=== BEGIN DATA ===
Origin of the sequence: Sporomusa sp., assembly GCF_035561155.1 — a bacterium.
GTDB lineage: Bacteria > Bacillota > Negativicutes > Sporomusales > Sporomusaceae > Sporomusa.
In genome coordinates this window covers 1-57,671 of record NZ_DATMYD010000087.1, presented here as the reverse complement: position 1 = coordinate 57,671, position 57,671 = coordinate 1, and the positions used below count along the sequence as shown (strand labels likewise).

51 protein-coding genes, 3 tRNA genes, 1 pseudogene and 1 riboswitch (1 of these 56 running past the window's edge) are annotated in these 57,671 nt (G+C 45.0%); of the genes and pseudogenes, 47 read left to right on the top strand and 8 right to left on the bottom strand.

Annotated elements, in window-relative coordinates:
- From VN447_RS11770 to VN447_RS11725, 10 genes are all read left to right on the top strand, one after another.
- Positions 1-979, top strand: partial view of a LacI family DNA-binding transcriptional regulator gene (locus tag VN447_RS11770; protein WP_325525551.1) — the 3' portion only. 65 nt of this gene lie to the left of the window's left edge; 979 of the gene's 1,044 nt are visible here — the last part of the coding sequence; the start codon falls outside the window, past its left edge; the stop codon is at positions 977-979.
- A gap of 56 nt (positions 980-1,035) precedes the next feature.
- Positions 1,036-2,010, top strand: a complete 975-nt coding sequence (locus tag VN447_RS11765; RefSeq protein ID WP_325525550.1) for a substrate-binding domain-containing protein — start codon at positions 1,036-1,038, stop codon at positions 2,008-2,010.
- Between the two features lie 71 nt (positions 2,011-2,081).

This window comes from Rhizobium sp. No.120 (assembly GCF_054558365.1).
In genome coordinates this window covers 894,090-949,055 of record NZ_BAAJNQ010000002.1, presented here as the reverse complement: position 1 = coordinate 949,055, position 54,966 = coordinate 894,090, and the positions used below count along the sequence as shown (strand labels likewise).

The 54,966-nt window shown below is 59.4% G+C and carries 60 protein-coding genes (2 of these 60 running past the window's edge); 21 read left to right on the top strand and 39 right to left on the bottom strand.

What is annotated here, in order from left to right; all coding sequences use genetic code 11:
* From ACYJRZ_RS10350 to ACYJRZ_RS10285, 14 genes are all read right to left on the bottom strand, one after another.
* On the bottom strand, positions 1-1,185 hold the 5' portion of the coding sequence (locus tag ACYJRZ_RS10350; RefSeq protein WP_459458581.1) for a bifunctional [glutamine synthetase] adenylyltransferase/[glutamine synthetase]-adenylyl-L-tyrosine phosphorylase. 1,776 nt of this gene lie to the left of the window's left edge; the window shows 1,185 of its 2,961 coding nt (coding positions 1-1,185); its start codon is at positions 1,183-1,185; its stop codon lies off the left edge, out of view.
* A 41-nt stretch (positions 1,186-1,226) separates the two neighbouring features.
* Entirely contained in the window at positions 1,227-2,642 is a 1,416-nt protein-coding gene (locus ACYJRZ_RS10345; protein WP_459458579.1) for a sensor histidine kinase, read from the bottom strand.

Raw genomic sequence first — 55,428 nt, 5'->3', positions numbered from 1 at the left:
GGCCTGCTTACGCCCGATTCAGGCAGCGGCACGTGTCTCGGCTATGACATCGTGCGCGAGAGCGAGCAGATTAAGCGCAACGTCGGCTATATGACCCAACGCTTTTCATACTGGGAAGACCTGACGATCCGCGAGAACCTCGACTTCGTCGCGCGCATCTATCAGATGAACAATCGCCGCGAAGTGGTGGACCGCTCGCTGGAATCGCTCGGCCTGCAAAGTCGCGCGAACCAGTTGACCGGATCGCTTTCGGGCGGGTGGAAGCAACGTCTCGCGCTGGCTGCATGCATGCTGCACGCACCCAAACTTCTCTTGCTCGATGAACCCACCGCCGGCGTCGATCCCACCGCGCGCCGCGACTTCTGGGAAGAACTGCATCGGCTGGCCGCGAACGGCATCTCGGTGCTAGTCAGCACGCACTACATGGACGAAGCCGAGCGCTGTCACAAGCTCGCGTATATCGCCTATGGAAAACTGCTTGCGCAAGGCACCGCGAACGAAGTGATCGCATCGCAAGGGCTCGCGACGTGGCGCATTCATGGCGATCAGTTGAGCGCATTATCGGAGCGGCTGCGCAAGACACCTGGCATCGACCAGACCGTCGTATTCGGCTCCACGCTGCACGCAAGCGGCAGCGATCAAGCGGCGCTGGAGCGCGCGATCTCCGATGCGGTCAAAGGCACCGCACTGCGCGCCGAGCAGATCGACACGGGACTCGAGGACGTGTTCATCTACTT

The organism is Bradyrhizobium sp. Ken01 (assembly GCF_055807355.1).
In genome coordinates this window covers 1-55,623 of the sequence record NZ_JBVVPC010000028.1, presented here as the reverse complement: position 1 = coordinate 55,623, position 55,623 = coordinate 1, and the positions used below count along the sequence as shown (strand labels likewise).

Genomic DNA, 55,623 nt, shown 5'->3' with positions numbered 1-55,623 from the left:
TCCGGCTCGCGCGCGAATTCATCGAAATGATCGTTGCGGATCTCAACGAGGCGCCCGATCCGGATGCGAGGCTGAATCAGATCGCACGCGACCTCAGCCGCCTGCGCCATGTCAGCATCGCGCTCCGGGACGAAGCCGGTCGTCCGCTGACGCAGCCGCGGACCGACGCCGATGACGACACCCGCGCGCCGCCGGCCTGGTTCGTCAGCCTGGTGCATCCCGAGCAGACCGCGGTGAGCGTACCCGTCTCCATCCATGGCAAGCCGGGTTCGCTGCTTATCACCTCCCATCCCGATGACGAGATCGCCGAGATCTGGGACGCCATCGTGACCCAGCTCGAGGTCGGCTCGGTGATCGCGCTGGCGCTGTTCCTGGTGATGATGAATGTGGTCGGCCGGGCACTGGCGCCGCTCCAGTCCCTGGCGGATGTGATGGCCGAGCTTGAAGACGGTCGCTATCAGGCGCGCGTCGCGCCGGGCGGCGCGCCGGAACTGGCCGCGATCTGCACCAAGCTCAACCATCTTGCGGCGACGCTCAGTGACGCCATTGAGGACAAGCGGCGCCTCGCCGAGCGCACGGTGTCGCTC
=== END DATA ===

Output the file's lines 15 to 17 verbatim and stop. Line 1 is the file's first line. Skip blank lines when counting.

* From ACYJRZ_RS10350 to ACYJRZ_RS10285, 14 genes are all read right to left on the bottom strand, one after another.
* On the bottom strand, positions 1-1,185 hold the 5' portion of the coding sequence (locus tag ACYJRZ_RS10350; RefSeq protein WP_459458581.1) for a bifunctional [glutamine synthetase] adenylyltransferase/[glutamine synthetase]-adenylyl-L-tyrosine phosphorylase. 1,776 nt of this gene lie to the left of the window's left edge; the window shows 1,185 of its 2,961 coding nt (coding positions 1-1,185); its start codon is at positions 1,183-1,185; its stop codon lies off the left edge, out of view.
* A 41-nt stretch (positions 1,186-1,226) separates the two neighbouring features.